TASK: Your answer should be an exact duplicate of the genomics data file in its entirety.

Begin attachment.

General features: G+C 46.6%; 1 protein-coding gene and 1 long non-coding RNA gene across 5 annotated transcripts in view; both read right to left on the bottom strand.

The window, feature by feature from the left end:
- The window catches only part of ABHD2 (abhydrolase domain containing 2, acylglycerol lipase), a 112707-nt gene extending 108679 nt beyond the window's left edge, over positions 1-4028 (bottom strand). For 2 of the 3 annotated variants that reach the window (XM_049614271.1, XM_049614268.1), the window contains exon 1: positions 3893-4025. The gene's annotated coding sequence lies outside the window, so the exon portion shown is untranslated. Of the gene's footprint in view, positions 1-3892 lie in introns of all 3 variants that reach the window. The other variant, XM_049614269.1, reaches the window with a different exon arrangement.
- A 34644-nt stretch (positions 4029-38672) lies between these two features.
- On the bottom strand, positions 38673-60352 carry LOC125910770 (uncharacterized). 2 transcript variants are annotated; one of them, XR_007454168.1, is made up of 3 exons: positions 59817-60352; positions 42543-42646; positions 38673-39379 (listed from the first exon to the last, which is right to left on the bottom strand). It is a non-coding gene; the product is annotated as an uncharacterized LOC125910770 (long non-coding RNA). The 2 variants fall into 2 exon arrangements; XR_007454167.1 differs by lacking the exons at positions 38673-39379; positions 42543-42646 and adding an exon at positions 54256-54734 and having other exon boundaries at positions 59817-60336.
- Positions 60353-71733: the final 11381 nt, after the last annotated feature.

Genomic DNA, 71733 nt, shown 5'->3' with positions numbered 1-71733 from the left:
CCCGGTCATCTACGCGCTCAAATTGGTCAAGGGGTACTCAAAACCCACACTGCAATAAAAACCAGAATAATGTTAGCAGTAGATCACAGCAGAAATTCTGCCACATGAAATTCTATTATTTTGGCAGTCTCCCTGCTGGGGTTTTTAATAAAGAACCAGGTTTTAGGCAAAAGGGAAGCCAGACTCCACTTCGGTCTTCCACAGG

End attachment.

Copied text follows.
General features: G+C 46.6%; 1 protein-coding gene and 1 long non-coding RNA gene across 5 annotated transcripts in view; both read right to left on the bottom strand.

The window, feature by feature from the left end:
- The window catches only part of ABHD2 (abhydrolase domain containing 2, acylglycerol lipase), a 112707-nt gene extending 108679 nt beyond the window's left edge, over positions 1-4028 (bottom strand). For 2 of the 3 annotated variants that reach the window (XM_049614271.1, XM_049614268.1), the window contains exon 1: positions 3893-4025. The gene's annotated coding sequence lies outside the window, so the exon portion shown is untranslated. Of the gene's footprint in view, positions 1-3892 lie in introns of all 3 variants that reach the window. The other variant, XM_049614269.1, reaches the window with a different exon arrangement.
- A 34644-nt stretch (positions 4029-38672) lies between these two features.
- On the bottom strand, positions 38673-60352 carry LOC125910770 (uncharacterized). 2 transcript variants are annotated; one of them, XR_007454168.1, is made up of 3 exons: positions 59817-60352; positions 42543-42646; positions 38673-39379 (listed from the first exon to the last, which is right to left on the bottom strand). It is a non-coding gene; the product is annotated as an uncharacterized LOC125910770 (long non-coding RNA). The 2 variants fall into 2 exon arrangements; XR_007454167.1 differs by lacking the exons at positions 38673-39379; positions 42543-42646 and adding an exon at positions 54256-54734 and having other exon boundaries at positions 59817-60336.
- Positions 60353-71733: the final 11381 nt, after the last annotated feature.

Genomic DNA, 71733 nt, shown 5'->3' with positions numbered 1-71733 from the left:
CCCGGTCATCTACGCGCTCAAATTGGTCAAGGGGTACTCAAAACCCACACTGCAATAAAAACCAGAATAATGTTAGCAGTAGATCACAGCAGAAATTCTGCCACATGAAATTCTATTATTTTGGCAGTCTCCCTGCTGGGGTTTTTAATAAAGAACCAGGTTTTAGGCAAAAGGGAAGCCAGACTCCACTTCGGTCTTCCACAGG